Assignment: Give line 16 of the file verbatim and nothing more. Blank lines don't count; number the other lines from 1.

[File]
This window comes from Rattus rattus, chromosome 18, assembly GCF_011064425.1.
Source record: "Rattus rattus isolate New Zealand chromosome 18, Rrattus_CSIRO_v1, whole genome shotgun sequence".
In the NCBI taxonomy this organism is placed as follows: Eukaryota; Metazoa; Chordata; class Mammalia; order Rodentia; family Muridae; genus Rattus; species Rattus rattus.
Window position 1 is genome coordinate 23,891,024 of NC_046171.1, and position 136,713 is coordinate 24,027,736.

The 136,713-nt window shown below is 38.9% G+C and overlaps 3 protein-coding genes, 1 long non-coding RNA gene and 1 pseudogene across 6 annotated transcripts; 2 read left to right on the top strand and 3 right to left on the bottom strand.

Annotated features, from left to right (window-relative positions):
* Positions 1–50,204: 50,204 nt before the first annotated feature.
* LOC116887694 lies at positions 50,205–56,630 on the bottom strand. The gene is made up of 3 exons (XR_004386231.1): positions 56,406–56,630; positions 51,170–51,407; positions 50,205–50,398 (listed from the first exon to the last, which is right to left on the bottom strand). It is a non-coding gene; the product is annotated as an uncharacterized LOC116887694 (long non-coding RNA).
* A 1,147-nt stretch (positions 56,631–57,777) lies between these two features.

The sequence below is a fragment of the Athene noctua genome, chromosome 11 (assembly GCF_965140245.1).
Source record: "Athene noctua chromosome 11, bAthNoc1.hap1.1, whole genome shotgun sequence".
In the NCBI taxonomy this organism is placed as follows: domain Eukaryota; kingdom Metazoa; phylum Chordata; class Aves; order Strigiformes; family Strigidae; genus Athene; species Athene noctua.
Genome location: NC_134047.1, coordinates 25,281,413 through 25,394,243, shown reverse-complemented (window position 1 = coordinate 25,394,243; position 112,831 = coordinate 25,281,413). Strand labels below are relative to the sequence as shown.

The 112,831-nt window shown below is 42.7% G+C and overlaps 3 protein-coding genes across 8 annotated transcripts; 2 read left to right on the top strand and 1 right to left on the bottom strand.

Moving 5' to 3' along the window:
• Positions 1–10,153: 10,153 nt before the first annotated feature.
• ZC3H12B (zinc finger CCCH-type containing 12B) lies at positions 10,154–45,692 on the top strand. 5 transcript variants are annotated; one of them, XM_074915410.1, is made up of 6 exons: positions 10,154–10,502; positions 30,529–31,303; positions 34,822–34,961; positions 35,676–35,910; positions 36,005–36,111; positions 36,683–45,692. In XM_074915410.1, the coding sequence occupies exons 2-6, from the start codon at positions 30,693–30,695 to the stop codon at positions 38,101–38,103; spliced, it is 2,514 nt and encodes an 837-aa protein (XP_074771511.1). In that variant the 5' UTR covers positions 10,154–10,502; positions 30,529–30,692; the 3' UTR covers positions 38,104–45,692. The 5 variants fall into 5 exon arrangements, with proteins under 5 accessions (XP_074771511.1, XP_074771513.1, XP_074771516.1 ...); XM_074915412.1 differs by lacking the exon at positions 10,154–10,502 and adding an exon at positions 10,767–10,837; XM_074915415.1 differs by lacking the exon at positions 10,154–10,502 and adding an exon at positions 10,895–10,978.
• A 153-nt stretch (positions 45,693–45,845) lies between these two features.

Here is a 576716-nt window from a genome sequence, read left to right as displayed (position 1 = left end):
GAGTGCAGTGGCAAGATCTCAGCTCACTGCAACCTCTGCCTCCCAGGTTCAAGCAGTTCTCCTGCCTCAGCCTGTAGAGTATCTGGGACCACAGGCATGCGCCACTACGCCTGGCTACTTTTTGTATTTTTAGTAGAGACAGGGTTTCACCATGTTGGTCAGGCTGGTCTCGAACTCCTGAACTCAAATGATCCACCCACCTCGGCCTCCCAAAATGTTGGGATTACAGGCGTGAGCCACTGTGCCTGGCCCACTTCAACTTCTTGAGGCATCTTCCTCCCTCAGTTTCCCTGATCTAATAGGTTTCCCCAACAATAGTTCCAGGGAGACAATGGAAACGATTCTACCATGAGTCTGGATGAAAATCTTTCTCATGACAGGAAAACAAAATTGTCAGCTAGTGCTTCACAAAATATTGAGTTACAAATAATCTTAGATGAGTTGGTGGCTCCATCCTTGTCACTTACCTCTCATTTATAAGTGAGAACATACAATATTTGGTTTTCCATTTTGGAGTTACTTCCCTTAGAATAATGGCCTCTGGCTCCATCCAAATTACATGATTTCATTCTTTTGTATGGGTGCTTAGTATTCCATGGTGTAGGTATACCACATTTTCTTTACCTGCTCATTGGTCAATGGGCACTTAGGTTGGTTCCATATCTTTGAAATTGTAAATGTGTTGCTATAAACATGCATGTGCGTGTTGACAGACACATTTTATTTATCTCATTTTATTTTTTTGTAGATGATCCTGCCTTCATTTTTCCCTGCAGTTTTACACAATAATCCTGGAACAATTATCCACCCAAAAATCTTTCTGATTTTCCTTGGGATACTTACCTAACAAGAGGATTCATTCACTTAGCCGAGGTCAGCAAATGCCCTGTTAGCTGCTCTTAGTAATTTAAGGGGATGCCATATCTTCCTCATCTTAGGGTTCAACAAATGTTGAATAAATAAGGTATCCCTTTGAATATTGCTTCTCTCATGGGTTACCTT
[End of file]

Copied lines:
• Positions 1–10,153: 10,153 nt before the first annotated feature.